From activation to frustration
After waiting in line hours or even days to score Apple's much-touted iPhone on Friday, a number of consumers spent at least part of the weekend waiting on hold with Apple's exclusive network partner AT&T, jamming customer service lines in their attempts to sort out the activation issues that plagued untold numbers of devices. While AT&T attributed the problems to overloaded servers and subscriber portability issues, the activation angst served to again call into question whether the operator's network is sufficiently robust and reliable to handle the extraordinary demands that the iPhone brings with it. In the hours leading up to the iPhone's release, critics were absolutely killing AT&T's EDGE service, comparing its speeds to dial-up. Â
The iPhone itself arrived to Apple's usual huzzahs and tickertape parades, of course--not since the glory days of Wham! has one half of a partnership been so celebrated and the other so roundly derided. But the iPhone was never about AT&T, anyway. Its role in the iPhone's birth is effectively that of a surrogate mother--the operator may share responsibility for bringing the device into the world, but its parental rights are virtually nil. AT&T was the only operator willing to bend to Apple's demands, and for at least a few years, it will reap the subscriber rewards that come with their alliance. After that, all bets are off.
It's fascinating to ponder what Apple will do when AT&T's exclusive ends. A carrier partner will always be a necessary evil--following the failures of ESPN Mobile and Amp'd Mobile, no way will the company consider an MVNO of its own--but Apple knows the real power and profit lies in opening up the iPhone for third-party development. In late May, Apple CEO Steve Jobs announced at the D: All Things Digital conference that the company is working to open the device to outside developers, reversing course on his now-infamous comments published in a January 2007 feature in Newsweek: "You don't want your phone to be an open platform," Jobs said at the time. "You need it to work when you need it to work. [AT&T] doesn't want to see their West Coast network go down because some application messed up."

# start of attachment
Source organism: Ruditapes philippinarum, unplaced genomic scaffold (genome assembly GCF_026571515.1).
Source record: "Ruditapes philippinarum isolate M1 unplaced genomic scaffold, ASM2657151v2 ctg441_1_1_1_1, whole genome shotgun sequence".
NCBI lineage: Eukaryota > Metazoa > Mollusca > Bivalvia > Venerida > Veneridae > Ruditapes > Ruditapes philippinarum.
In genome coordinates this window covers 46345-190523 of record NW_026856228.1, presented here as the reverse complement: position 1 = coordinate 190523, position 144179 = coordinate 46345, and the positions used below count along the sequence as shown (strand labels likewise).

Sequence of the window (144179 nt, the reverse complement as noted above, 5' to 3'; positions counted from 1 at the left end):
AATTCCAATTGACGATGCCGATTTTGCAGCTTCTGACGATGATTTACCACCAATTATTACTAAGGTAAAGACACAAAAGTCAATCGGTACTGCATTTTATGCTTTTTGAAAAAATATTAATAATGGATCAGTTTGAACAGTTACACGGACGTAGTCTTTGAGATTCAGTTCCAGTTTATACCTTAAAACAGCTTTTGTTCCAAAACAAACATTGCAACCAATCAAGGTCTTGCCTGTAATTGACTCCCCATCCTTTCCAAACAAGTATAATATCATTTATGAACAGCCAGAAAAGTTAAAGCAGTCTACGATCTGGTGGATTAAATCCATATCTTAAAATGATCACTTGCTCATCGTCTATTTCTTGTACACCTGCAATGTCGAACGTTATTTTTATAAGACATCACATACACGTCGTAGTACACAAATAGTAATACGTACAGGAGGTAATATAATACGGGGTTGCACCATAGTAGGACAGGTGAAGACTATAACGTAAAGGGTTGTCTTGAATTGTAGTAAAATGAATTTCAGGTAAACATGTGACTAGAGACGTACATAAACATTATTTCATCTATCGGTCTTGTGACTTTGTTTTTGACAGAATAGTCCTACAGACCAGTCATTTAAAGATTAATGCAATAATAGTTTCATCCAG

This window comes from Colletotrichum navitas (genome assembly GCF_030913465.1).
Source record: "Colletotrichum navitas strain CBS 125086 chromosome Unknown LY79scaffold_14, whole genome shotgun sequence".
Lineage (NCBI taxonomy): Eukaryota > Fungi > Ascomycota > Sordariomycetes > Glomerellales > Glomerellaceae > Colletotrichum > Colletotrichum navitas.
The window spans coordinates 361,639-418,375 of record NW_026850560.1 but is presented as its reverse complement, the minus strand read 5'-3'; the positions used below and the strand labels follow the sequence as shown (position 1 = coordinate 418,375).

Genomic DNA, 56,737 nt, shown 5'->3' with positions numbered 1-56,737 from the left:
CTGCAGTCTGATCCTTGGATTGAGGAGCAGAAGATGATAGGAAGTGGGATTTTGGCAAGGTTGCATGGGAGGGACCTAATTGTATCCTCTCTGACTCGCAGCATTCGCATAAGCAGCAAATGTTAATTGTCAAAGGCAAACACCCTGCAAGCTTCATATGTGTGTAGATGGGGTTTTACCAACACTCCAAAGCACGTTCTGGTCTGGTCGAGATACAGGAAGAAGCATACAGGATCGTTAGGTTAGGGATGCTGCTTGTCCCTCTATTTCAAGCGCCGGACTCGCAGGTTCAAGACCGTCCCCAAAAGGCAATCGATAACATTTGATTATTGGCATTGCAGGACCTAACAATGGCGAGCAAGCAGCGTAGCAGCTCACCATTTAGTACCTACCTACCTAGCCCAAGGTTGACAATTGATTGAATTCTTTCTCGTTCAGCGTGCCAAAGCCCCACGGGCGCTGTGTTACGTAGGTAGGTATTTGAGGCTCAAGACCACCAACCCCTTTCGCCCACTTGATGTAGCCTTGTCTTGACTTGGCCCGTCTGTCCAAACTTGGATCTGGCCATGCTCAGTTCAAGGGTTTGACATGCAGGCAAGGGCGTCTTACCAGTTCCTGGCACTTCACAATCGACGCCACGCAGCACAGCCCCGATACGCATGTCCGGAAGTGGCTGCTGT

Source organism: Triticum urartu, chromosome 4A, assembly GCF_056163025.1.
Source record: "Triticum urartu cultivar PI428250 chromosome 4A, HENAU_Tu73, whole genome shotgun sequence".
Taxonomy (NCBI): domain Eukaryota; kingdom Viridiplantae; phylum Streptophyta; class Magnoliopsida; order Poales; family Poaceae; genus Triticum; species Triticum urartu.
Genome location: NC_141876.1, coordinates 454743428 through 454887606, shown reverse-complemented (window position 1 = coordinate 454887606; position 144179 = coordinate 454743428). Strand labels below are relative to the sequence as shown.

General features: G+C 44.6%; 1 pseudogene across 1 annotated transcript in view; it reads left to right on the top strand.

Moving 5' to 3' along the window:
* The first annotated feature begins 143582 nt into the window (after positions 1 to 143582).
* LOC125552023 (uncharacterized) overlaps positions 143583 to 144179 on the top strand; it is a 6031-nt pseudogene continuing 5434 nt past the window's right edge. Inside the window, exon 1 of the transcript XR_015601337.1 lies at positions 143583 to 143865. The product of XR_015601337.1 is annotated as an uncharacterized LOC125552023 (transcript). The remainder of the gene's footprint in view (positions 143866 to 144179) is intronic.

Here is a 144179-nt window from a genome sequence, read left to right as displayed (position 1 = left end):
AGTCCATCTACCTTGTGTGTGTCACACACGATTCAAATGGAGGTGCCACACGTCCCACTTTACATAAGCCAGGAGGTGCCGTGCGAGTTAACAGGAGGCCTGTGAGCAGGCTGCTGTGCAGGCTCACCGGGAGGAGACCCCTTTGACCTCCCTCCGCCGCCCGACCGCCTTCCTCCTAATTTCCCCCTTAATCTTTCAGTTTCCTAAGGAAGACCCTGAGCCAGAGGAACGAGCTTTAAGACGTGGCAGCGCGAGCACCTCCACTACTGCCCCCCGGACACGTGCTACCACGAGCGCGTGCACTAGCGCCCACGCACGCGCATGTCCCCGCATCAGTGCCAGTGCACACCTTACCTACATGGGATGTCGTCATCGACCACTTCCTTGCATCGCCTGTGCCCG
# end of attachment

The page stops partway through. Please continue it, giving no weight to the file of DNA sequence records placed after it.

Re-read Jobs' statement carefully in light of this weekend's activation fiasco: In other words, carriers' next-generation data networks are still so shaky that one misbegotten application (or one heavily-hyped device launch) can muck up the entire works. AT&T has a few years to step up its game, or else Apple will move to a network that doesn't buckle under the pressure. Either way, Apple now calls the shots, and the balance of power is shifting. Meet the new bossâ€¦ not quite the same as the old boss.Â -Jason